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What a DUI Realistically Means for Your Record

A DUI, or driving while under the influence, is a crime that can be committed by anyone who drives a motor vehicle. Even the most law-abiding citizen can have a few too many drinks at a restaurant or office party, be observed weaving on the roadway, pulled over by law enforcement and charged.  Even innocuous or innocent conduct can be observed by law enforcement officers who may assume that someone is impaired, despite evidence to the contrary.  Besides the ignominy of being handcuffed, placed in temporary detention or jail cell and appearing in court, a DUI can have significant consequences regarding your freedom and driving record.

The Criminal Aspects of a DUI

Drunk driving is a serious crime since thousands of people are killed and maimed each year by intoxicated and impaired drivers. Police arrest thousands of motorists each year, usually after observing the physical signs of impairment or intoxication of drivers who have been stopped for either violating a traffic law or exhibiting uncertain driving conduct like weaving or swerving.

After an investigation that might include a confession of drinking to the officer, who may also have observed poor coordination by you along with slurred speech, watery eyes or confusion.  An officer can ask a suspected impaired driver to perform field sobriety tests.  Despite officers asking in the form of a command, drivers are perfectly within their rights to not perform any roadside testing.  The field sobriety tests are scientifically suspect, and very difficult to perform, and should always be refused by the driver.  In Florida, if an officer suspects that an individual is impaired, that person will be placed under arrest before any breath, blood or urine test is administered.  The officer will command a citizen to perform a breath or blood test, but in Florida the tests cannot yet be physically forced on a suspect, and the person can refuse to perform such tests. If you refuse testing, your refusal can be used against you as evidence of your guilt, if you go to trial. You can still be charged with DUI even if you refuse testing.

You will be given a court date for your first appearance, or arraignment, at which you or your attorney will enter a plea of either guilty or not guilty. Most plead not guilty and another court appearance, or pretrial hearing, is scheduled for two or more weeks in the future.

Most offenders who are unrepresented by counsel enter a plea of guilty or no contest (nolo contendre), which is essentially a guilty plea. Your sentence will depend on whether this is your first DUI offense and if other aggravating factors were present. If so, the chances of you spending a certain amount of time in jail is very likely. Aggravating factors include:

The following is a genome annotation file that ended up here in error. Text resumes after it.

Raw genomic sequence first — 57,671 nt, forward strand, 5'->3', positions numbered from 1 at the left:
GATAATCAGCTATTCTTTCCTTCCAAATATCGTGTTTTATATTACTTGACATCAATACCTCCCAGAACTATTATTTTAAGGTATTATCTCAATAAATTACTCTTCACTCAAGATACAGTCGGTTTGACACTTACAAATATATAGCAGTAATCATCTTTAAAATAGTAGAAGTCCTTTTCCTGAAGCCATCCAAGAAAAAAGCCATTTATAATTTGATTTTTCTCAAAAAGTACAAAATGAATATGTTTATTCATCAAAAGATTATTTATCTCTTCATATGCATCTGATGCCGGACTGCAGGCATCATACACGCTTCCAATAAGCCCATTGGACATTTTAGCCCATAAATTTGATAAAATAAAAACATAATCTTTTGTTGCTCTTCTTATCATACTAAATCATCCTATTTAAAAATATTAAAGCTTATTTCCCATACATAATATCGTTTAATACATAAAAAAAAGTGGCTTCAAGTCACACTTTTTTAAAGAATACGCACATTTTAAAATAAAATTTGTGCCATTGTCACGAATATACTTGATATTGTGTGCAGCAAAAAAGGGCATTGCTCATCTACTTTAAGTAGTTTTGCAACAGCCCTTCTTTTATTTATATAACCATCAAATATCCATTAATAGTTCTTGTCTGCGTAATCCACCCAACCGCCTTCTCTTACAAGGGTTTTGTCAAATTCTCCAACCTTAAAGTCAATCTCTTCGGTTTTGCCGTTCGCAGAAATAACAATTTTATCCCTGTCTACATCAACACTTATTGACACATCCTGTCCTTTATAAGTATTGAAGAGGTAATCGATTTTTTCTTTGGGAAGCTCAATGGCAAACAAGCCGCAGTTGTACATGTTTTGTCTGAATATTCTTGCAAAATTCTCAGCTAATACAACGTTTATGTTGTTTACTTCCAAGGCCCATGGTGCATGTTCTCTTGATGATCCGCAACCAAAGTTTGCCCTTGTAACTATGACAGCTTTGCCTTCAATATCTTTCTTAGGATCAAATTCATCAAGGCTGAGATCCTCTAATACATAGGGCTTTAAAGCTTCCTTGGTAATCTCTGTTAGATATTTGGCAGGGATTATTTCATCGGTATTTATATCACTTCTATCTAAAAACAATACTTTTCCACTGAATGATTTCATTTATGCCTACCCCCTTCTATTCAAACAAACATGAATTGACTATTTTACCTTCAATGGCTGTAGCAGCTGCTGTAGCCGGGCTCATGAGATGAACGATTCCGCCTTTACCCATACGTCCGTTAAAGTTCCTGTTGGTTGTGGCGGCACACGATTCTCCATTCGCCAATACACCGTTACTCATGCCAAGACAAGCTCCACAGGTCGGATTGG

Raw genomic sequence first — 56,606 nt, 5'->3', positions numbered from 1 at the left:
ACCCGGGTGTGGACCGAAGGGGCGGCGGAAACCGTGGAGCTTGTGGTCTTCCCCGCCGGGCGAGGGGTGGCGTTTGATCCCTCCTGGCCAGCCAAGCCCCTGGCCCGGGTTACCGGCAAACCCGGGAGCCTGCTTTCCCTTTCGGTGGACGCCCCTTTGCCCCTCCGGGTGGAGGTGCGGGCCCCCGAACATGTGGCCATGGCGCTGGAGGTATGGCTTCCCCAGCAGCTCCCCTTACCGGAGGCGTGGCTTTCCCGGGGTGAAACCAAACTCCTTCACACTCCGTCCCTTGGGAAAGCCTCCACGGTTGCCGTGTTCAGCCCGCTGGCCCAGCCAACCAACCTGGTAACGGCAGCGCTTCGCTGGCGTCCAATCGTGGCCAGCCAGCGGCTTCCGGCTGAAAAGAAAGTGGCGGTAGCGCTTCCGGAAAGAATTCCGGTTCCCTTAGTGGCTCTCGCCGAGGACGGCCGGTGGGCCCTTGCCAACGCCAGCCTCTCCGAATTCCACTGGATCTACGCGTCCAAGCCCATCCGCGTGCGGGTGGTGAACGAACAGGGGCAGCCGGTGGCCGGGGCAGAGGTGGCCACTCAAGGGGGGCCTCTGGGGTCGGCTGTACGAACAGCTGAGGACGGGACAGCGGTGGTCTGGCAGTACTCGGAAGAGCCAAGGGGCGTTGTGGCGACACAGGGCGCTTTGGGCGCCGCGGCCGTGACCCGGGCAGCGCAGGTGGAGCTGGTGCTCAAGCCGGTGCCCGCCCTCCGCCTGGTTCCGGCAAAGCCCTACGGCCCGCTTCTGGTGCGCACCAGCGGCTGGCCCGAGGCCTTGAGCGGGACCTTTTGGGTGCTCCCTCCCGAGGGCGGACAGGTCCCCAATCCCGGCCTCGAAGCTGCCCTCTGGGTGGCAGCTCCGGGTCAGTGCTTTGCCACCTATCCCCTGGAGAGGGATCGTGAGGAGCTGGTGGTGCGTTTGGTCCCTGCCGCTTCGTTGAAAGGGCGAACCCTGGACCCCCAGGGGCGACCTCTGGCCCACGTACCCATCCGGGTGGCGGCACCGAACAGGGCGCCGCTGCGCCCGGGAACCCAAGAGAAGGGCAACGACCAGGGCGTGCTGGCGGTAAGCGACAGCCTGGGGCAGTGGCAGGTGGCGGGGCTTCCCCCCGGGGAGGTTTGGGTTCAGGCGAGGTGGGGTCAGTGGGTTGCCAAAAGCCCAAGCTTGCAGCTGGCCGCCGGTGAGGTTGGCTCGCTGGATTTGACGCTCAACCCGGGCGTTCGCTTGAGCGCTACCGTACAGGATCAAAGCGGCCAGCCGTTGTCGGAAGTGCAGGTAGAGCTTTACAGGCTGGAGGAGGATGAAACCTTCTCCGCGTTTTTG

• You caused an accident with property damage or personal injury to someone
  • A fatality occurred
  • You had a minor as a passenger
  • Your BAC was 0.15% or higher
  • You refused BAC testing
  • You attempted to flee the police
  • Guns or illegal drugs were found in your vehicle
  • You committed some other criminal offense such as stealing the vehicle

Otherwise, sentences for first time DUI offenders are typically fairly uniform throughout the state, though some counties are harsher than others.

The Civil Aspect of a DUI

If you are arrested for a DUI, the officer will take your license and give you a temporary one that is valid for 10 days. You have only 10 days from issuance of this temporary license to challenge the potential suspension of your license by the Department of Motor Vehicles by an administrative review. The suspension of your driving privileges is a separate proceeding from your criminal case. To request a hearing, follow this procedure:

  • Request the review or hearing in writing
  • Include name, address, license number, date of birth, county where the suspension occurred, and date of suspension
  • You can request a formal or informal review

An informal review will undoubtedly result in you losing your license. The administrative officer will simply review any evidence you submit as well as the records from the arresting officer and BAC results.

It is always best to retain an experienced DUI or criminal defense attorney to represent you at this hearing as well as for your criminal proceeding. A formal review is conducted only before the administrative officer, but it is a trial-like setting where you can submit live testimony from yourself and others, cross-examine the officer and any witnesses the government presents and offer your own expert witnesses as well. If you have an attorney represent you, then your appearance is not mandatory. This is especially convenient if you live outside of Florida.

The issues at a DMV administrative hearing are:

  • If there was probable cause to stop your vehicle
  • If there was probable cause to arrest you for DUI
  • If you refused BAC testing, did you have a valid or legitimate purpose for refusing
  • If your BAC results were at least 0.08%

Your attorney can assert that no probable cause existed for either being detained or for arresting you for DUI. If there are BAC test results, your attorney can present documentary evidence or offer expert testimony challenging the protocol used in obtaining a breath or blood sample, the accuracy of the breathalyzer, problems in the chain of evidence if blood was obtained and other arguments. If you prevail, your license will not be suspended. If not, your license will be suspended for a time dependent on the test results, if there was a refusal, a serious injury or fatality occurred or whether your license had been suspended within the past 5 or 10 years for a prior DUI.

Penalties for DUI

First Offense—Misdemeanor

  • Jail: Up to 6 months and/or community service
  • Fine:  $500 to $1,000, or $2,000 if your BAC was at least 0.15% or you had a minor as a passenger
  • License suspension: 180 days or 1 year if testing was refused. Hardship license available, but not if testing was refused.
  • Vehicle impoundment: Mandatory 10 days